The new isotopes 285113 and 286113 produced did not overlap with the previously claimed 282113, 283113, and 284113, so this reaction could not be used as a cross-bombardment to confirm the 2003 or 2006 claims.
In March 2010, the Riken team again attempted to synthesise 274Rg directly through the 205Tl + 70Zn reaction with upgraded equipment; they failed again and abandoned this cross-bombardment route.
After 450 more days of irradiation of bismuth with zinc projectiles, Riken produced and identified another 278113 atom in August 2012. In this case, a series of six alpha decays was observed, leading to an isotope of mendelevium:
This decay chain differed from the previous observations at Riken mainly in the decay mode of 262Db, which was previously observed to undergo spontaneous fission, but in this case instead alpha decayed; the alpha decay of 262Db to 258Lr is well-known. The team calculated the probability of accidental coincidence to be 10−28, or totally negligible. The resulting 254Md atom then underwent electron capture to 254Fm, which underwent the seventh alpha decay in the chain to the long-lived 250Cf, which has a half-life of around thirteen years.
The 249Bk + 48Ca experiment was repeated at the JINR in 2012 and 2013 with consistent results, and again at the GSI in 2014. In August 2013, a team of researchers at Lund University in Lund, Sweden, and at the GSI announced that they had repeated the 2003 243Am + 48Ca experiment, confirming the findings of the JINR–LLNL collaboration. The same year, the 2003 experiment had been repeated at the JINR, now also creating the isotope 289115 that could serve as a cross-bombardment for confirming their discovery of the element 117 isotope 293117, as well as its daughter 285113 as part of its decay chain. Further confirmation was published by the team at the LBNL in 2015.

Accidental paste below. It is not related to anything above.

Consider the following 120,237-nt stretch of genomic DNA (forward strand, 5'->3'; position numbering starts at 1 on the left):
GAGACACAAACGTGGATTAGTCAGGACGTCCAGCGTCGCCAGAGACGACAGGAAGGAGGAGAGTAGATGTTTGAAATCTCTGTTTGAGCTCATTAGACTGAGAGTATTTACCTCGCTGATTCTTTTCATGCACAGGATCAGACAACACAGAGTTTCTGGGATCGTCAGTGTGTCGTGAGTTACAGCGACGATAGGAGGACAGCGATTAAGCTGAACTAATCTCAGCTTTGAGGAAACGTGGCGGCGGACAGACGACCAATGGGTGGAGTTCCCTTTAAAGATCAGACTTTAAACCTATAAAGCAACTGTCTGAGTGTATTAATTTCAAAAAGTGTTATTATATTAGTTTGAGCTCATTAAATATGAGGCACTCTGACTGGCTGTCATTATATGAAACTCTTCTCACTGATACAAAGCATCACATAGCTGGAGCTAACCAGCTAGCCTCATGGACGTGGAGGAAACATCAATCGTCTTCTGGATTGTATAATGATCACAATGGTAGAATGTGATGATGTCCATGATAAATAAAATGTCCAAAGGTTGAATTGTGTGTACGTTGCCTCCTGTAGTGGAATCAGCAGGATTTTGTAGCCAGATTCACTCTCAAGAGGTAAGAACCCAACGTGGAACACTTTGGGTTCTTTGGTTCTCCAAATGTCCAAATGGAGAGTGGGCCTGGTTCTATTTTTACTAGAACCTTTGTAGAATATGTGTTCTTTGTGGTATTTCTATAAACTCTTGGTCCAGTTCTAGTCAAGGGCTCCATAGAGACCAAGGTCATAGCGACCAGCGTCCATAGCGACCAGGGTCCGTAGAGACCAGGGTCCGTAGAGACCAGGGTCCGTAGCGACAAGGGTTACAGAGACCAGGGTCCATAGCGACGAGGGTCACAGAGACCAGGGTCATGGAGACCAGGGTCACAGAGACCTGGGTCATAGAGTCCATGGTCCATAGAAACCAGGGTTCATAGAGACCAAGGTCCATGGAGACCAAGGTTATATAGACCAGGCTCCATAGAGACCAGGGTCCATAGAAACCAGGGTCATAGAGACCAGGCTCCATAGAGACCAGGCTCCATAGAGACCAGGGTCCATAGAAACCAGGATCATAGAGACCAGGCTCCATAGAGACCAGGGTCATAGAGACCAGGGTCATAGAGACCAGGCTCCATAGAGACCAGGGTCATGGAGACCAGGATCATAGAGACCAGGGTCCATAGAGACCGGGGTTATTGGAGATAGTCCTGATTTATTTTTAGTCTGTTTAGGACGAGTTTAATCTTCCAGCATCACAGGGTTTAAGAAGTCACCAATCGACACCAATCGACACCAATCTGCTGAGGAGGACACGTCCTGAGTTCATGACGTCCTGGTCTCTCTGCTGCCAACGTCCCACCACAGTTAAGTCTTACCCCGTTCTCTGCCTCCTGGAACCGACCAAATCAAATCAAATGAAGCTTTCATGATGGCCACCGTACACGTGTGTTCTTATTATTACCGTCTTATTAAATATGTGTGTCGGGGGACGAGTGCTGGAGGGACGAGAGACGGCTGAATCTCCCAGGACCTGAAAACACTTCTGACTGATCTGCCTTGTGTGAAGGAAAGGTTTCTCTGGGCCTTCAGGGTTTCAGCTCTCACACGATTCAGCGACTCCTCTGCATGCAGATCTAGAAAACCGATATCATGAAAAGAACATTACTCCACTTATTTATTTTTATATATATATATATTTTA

In December 2015, the conclusions of a new JWP report were published by IUPAC in a press release, in which element 113 was awarded to Riken; elements 115, 117, and 118 were awarded to the collaborations involving the JINR. A joint 2016 announcement by IUPAC and IUPAP had been scheduled to coincide with the publication of the JWP reports, but IUPAC alone decided on an early release because the news of Riken being awarded credit for element 113 had been leaked to Japanese newspapers. For the first time in history, a team of Asian physicists would name a new element. The JINR considered the awarding of element 113 to Riken unexpected, citing their own 2003 production of elements 115 and 113, and pointing to the precedents of elements 103, 104, and 105 where IUPAC had awarded joint credit to the JINR and LBNL. They stated that they respected IUPAC's decision, but reserved determination of their position for the official publication of the JWP reports.